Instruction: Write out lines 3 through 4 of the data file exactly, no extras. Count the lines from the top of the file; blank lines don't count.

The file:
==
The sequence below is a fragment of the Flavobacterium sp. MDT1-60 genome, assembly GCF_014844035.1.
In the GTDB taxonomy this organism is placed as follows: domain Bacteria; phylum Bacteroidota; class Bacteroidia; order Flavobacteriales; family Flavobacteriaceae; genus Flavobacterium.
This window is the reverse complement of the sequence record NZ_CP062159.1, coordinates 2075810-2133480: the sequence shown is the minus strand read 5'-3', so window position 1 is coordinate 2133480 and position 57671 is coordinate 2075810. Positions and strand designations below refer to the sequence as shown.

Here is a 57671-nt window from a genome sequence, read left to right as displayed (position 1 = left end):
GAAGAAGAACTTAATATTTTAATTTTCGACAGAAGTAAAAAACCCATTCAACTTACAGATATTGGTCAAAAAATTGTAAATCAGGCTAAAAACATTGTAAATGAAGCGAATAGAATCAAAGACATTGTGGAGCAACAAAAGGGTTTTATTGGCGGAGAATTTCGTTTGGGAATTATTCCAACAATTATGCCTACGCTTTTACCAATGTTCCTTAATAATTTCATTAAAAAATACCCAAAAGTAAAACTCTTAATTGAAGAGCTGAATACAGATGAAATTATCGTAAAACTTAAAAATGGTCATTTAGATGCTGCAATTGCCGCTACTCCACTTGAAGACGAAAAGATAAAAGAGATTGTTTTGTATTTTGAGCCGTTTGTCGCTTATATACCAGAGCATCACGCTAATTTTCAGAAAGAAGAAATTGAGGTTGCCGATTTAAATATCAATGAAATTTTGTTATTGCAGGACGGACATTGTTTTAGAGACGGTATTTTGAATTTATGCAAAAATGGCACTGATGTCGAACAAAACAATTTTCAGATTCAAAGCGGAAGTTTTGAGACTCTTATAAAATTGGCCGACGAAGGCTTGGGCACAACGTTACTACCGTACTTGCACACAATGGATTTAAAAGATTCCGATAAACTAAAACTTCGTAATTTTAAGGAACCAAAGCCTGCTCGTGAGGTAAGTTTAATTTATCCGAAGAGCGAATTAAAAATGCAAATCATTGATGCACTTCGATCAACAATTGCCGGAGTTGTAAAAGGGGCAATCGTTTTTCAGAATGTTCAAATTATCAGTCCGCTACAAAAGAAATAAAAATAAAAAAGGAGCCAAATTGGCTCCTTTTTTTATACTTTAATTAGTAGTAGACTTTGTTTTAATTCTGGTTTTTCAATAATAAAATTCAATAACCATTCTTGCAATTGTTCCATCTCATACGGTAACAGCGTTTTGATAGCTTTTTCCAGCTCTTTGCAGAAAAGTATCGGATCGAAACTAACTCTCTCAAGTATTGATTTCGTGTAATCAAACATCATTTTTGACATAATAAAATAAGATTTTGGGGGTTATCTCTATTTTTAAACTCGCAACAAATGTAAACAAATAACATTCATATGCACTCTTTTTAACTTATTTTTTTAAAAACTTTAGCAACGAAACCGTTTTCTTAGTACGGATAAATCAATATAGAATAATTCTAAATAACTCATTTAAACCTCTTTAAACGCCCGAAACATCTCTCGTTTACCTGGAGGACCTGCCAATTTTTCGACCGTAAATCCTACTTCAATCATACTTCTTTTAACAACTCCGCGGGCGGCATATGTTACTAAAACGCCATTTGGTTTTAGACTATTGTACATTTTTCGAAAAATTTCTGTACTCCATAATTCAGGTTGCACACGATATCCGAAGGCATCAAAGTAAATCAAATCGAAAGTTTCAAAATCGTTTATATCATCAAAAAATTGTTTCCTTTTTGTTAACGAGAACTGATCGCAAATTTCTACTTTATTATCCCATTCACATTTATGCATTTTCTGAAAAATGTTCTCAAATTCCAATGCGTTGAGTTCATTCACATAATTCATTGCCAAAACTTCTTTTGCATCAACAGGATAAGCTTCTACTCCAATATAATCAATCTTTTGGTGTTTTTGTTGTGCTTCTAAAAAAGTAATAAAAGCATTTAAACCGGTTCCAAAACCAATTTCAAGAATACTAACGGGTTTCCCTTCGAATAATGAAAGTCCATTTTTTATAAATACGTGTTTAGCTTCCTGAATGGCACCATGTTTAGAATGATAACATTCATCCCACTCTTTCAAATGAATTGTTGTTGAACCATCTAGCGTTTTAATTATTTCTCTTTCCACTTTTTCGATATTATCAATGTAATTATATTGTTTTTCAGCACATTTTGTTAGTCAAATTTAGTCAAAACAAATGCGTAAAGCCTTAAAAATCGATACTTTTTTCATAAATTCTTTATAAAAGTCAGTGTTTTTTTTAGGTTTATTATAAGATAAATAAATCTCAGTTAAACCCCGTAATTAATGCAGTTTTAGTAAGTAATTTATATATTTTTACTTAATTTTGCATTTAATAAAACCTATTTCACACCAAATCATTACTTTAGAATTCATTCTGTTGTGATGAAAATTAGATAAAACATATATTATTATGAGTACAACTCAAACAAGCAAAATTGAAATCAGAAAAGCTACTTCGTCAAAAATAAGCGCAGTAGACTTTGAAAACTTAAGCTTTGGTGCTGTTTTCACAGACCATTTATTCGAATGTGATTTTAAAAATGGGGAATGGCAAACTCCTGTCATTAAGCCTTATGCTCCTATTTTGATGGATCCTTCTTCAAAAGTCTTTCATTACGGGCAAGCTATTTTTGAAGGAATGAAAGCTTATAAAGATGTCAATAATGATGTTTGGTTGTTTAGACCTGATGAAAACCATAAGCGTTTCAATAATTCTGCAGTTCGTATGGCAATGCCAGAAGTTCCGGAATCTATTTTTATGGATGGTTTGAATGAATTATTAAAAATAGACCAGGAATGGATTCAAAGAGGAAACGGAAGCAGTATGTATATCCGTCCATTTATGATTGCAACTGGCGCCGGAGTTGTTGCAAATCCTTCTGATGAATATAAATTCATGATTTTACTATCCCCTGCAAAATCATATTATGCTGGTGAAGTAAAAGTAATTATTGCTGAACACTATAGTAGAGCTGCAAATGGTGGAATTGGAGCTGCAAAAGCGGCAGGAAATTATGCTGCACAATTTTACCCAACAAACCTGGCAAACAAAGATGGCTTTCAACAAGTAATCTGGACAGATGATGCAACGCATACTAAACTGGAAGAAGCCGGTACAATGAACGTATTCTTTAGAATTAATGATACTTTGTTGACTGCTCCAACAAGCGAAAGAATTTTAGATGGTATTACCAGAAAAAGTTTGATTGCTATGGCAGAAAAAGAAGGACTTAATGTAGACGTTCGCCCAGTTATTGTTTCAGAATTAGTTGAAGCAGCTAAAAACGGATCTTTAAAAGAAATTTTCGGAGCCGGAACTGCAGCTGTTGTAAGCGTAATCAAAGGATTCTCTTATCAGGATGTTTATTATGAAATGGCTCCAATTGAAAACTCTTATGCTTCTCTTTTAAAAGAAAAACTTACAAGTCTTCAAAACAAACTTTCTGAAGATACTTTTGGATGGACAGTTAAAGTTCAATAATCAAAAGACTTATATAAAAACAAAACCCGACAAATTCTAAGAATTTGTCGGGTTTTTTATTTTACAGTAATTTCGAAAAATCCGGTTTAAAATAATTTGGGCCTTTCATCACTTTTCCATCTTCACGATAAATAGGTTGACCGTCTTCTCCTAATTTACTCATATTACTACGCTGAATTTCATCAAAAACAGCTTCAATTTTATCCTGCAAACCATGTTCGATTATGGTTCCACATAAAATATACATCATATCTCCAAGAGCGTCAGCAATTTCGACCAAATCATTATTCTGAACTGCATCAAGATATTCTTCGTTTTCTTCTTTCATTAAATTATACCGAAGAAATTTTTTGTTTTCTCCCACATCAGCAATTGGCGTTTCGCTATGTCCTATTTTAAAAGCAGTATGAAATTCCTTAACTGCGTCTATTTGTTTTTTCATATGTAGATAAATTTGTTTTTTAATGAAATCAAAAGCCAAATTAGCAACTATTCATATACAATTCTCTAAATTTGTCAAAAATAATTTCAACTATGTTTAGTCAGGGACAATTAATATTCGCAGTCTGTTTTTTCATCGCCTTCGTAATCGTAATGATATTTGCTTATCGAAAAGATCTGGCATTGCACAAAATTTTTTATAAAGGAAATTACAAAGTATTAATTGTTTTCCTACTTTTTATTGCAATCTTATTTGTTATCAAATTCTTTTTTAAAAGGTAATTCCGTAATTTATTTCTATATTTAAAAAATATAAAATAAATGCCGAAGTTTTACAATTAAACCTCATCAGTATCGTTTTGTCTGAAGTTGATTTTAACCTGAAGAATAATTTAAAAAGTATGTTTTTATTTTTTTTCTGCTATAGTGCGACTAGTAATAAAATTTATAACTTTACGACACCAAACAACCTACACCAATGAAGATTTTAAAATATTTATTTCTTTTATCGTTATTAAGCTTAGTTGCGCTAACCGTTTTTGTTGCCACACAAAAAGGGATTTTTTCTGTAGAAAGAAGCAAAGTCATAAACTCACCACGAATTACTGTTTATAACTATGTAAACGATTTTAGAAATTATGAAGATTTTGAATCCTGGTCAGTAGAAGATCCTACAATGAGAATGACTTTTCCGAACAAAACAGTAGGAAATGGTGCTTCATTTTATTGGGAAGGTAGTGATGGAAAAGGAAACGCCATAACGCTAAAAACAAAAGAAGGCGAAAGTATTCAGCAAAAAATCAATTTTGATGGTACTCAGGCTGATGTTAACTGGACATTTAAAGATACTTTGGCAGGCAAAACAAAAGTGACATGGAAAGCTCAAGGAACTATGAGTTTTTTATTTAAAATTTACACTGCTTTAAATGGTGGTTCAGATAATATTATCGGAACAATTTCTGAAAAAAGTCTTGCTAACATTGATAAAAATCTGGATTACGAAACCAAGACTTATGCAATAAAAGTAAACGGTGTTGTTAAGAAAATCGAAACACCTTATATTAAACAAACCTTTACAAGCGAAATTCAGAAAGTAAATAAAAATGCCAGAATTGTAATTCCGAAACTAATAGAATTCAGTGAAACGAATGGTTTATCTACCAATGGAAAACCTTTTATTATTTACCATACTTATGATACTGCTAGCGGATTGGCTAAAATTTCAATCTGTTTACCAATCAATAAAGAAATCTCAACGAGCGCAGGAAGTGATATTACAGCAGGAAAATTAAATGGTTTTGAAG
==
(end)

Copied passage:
This window is the reverse complement of the sequence record NZ_CP062159.1, coordinates 2075810-2133480: the sequence shown is the minus strand read 5'-3', so window position 1 is coordinate 2133480 and position 57671 is coordinate 2075810. Positions and strand designations below refer to the sequence as shown.

Here is a 57671-nt window from a genome sequence, read left to right as displayed (position 1 = left end):